Your heart skips a beat and your head jerks around.
What was that?
A twig snapping during a solitary forest hike causes us to be on high alert. Our brains go into modes of fear and preparation because we recognize that an unexpected sound can be followed by danger. The sound itself is not dangerous, of course, and a predator may not show itself for some time afterward, if at all, but our brains still associate the twig snapping with potential consequence.
We assume these reactions to be natural and instinctive, but according to Dr. Marieke Gilmartin, they’re actually a learned behavior, crucial for human adaptation to our world.
Gilmartin, assistant professor of biomedical sciences in MU Health Sciences, received an $800,000 grant from the National Science Fdn to study how such associations are created and retained, specifically when there is a gap in time between the cue and the consequence.
“In most responses of this kind, sensory cues and outcomes happen at the same time,” Gilmartin says. “We see a red-hot stove burner, we touch it and we immediately get a burn. That teaches us that stoves can be hot and potentially dangerous. We know a lot about how the brain puts these two things together. But we still don’t know how the brain puts together cues and outcomes that are separated by a length of time.”
Like Pavlov’s dogs
In her lab, Gilmartin uses a conditioning technique, similar to one made famous by Ivan Pavlov and his dogs, in order to test her learned-behavior hypothesis that there are two key brain structures involved in this learning process, in addition to the amygdala or fear center. A specific tone is followed by a light shock administered to rat subjects. The delay between tone and shock is only seconds, but it’s long enough to initiate a brain response that differs from the immediate form of conditioning. Eventually, the subjects associate the tone with the shock the same way we associate a snapping twig with danger.
“We expect to see activity in the amygdala, since this is where the brain processes fear,” Gilmartin says. But in their experiments, her team found that the prefrontal cortex — the thinking brain — was activated. And in longer intervals between cue and outcome, so was the hippocampus, which helps process emotions and memories.
This activity in these additional brain structures suggests a fundamental process for learning how to predict a future event amid certain cues — it’s a preparatory state in which the brain is actively learning that a cue leads to an outcome. In this case, a tone leads to a shock.
Gilmartin says that in this temporal gap conditioning, all three brain structures prove essential. Using a technique for manipulating neuronal activity called optogenetics, she can stop activity in one structure or in the specific connections between them to test their involvement.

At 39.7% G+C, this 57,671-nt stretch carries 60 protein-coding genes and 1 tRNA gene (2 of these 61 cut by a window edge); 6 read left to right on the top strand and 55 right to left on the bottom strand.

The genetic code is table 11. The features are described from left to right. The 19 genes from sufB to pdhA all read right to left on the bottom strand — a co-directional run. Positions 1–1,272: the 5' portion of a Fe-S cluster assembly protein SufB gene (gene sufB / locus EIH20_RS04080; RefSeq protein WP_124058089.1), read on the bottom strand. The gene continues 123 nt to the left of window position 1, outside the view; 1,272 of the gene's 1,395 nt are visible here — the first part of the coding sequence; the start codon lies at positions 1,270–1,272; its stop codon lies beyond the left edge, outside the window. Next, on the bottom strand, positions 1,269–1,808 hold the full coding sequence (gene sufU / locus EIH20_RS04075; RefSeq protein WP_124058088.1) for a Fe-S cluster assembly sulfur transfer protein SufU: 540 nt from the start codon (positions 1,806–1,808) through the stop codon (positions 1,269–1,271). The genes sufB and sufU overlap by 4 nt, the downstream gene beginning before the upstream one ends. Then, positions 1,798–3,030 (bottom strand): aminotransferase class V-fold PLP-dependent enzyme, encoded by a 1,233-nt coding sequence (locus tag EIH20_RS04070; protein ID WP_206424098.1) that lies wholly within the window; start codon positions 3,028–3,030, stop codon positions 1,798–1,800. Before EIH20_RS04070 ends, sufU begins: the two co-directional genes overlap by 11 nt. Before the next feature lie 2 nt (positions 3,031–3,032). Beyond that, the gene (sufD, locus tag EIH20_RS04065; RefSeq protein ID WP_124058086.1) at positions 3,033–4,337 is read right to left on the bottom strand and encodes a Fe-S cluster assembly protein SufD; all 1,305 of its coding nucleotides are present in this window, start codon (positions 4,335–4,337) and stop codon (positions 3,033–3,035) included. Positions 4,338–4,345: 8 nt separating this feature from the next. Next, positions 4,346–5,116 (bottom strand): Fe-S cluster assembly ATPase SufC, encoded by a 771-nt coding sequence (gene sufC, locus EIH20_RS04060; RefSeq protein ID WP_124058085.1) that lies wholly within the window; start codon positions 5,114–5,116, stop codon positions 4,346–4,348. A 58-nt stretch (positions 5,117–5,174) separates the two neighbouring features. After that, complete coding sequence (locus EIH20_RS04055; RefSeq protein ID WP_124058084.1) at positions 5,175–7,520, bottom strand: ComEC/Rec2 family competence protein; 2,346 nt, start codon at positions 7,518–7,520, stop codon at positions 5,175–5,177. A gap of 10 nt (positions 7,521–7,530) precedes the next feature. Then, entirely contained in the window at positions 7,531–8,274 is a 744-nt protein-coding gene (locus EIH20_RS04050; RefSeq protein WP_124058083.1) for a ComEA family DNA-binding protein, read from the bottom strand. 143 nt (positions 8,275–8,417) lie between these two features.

“If we shut down any one of the three structures — the amygdala, hippocampus or prefrontal cortex — during the cue and outcome phase, we observe that the behavior is not learned,” she says. “Only when all three are working together do we see memory retention.”
In addition to her NSF grant, Gilmartin also received $225,000 in funding from the Whitehall Foundation, and a smaller Marquette research grant. All three grants will help her lab focus on how the brain creates and retains memory, which could provide insight into the cognitive deficits observed in mental illnesses, like addiction, depression and post-traumatic stress disorder.
“We’ve observed that manipulating prefrontal activity during cue-outcome learning can change the fear memory,” says Gilmartin, providing an example. “We’d like to explore the idea that PTSD may tap into similar mechanisms, promoting an inappropriate, enhanced fear response. Additional funding will allow us to explore these additional questions and observations that arise from our core research.”
What is Optogenetics?
The short answer is: technology that gives scientists unprecedented control over the brain, allowing them to “turn on” or “turn off” neurons in real time using light. With roots in genetics, biology and engineering, it helps researchers study complex behaviors at the cellular level. Here’s how it works:
1. A light-sensitive gene is packaged inside a virus and delivered directly into the brain.
2. Received into neurons, the gene generates a unique channel protein that resides in the cell membrane.
3. The channel stays closed unless a pulse of blue light is delivered to the brain tissue via a fiber- optic implant. Then the channel opens, causing the neuron to turn on. Other types of channels are available to turn off the neuron.
4. This mechanism works like a light switch controlling neuronal activity to the millisecond — the same amount of time neurons use to communicate with each other.